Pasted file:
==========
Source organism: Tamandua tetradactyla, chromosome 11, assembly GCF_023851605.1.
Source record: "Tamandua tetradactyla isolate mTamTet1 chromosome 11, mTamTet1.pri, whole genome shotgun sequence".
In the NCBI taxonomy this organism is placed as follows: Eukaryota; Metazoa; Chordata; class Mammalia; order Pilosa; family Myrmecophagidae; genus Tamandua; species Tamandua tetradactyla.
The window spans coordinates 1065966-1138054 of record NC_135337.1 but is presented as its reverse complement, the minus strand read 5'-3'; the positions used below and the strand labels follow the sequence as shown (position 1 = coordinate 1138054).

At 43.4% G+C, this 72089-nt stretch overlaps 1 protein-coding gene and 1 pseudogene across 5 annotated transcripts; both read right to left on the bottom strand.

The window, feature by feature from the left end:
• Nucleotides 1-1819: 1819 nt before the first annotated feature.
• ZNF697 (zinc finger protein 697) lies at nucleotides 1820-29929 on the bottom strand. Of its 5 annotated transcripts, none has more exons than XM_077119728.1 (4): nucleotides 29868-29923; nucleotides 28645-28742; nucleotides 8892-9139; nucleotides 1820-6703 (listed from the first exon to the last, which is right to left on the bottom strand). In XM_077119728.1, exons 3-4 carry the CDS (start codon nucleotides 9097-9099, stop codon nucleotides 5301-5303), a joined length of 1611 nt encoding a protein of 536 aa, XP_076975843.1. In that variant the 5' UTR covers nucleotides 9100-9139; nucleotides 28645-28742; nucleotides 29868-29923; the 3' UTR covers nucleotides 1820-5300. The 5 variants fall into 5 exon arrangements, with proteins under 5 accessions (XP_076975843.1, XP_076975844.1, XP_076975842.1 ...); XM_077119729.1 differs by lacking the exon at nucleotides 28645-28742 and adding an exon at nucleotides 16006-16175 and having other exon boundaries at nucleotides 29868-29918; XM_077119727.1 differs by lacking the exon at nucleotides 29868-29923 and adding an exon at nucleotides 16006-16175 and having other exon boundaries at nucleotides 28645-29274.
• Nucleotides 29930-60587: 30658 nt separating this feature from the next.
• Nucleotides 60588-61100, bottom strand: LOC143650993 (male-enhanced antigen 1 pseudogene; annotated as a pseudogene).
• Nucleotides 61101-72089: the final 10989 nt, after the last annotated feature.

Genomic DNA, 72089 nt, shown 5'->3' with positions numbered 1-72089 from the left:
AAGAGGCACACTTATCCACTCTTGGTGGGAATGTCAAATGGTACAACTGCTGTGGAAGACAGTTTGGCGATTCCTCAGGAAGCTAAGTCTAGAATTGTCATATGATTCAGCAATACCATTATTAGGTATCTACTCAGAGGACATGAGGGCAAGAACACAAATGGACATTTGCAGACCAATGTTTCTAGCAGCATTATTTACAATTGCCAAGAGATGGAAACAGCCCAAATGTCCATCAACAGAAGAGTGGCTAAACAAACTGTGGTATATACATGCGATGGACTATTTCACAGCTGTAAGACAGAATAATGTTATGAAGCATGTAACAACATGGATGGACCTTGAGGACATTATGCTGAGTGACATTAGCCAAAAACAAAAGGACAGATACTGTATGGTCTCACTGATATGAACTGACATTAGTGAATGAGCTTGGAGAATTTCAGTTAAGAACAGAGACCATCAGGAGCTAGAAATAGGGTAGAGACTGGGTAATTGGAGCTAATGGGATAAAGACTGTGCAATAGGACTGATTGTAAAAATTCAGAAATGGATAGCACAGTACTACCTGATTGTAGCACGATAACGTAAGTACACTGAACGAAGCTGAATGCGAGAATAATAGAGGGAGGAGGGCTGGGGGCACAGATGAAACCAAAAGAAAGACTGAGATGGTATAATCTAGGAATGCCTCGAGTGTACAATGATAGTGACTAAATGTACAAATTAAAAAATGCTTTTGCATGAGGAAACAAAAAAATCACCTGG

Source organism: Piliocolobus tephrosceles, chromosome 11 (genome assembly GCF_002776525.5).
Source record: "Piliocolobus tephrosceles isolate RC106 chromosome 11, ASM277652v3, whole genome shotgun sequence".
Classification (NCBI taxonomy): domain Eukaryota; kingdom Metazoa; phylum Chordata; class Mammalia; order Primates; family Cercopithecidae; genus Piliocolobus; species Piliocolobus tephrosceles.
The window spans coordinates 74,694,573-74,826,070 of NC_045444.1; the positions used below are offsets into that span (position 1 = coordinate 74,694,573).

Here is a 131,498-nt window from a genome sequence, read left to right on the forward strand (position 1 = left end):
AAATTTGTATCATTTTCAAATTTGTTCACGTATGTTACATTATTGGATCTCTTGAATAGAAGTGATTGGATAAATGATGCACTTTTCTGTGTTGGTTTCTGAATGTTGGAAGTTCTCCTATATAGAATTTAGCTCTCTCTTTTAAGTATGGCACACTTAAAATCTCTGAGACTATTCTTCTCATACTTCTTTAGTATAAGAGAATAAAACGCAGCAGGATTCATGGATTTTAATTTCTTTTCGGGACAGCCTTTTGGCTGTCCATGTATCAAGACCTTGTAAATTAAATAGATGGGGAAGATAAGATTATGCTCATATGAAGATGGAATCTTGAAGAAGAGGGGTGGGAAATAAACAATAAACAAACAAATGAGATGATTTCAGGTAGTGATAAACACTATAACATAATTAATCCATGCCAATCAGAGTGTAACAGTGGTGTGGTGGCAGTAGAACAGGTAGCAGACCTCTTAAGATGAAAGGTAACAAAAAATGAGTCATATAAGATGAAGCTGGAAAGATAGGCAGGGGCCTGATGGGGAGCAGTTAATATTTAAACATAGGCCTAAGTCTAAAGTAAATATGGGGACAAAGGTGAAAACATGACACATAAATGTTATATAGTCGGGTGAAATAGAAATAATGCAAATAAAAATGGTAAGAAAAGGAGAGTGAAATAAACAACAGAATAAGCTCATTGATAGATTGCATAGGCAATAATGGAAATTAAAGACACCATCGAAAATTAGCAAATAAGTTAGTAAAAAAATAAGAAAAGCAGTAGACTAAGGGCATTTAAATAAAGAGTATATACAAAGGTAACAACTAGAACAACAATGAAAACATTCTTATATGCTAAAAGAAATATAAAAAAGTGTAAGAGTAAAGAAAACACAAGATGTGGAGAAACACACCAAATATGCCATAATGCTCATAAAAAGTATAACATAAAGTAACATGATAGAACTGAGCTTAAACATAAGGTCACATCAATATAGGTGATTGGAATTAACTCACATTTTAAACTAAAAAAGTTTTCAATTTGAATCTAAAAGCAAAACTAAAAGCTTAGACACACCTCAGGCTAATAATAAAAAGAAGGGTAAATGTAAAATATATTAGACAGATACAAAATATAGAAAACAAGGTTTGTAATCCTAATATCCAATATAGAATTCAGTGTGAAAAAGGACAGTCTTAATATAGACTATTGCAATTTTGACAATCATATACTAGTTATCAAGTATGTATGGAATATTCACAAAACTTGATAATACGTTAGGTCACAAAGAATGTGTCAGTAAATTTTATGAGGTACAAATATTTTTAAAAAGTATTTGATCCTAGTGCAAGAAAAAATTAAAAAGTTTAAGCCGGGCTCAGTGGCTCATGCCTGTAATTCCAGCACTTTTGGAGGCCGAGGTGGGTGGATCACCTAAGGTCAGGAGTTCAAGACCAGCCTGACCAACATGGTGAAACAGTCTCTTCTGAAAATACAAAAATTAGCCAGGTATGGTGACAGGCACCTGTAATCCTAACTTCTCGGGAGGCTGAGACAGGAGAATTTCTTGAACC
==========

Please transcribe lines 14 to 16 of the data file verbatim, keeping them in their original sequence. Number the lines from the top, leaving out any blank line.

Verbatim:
Source organism: Piliocolobus tephrosceles, chromosome 11 (genome assembly GCF_002776525.5).
Source record: "Piliocolobus tephrosceles isolate RC106 chromosome 11, ASM277652v3, whole genome shotgun sequence".
Classification (NCBI taxonomy): domain Eukaryota; kingdom Metazoa; phylum Chordata; class Mammalia; order Primates; family Cercopithecidae; genus Piliocolobus; species Piliocolobus tephrosceles.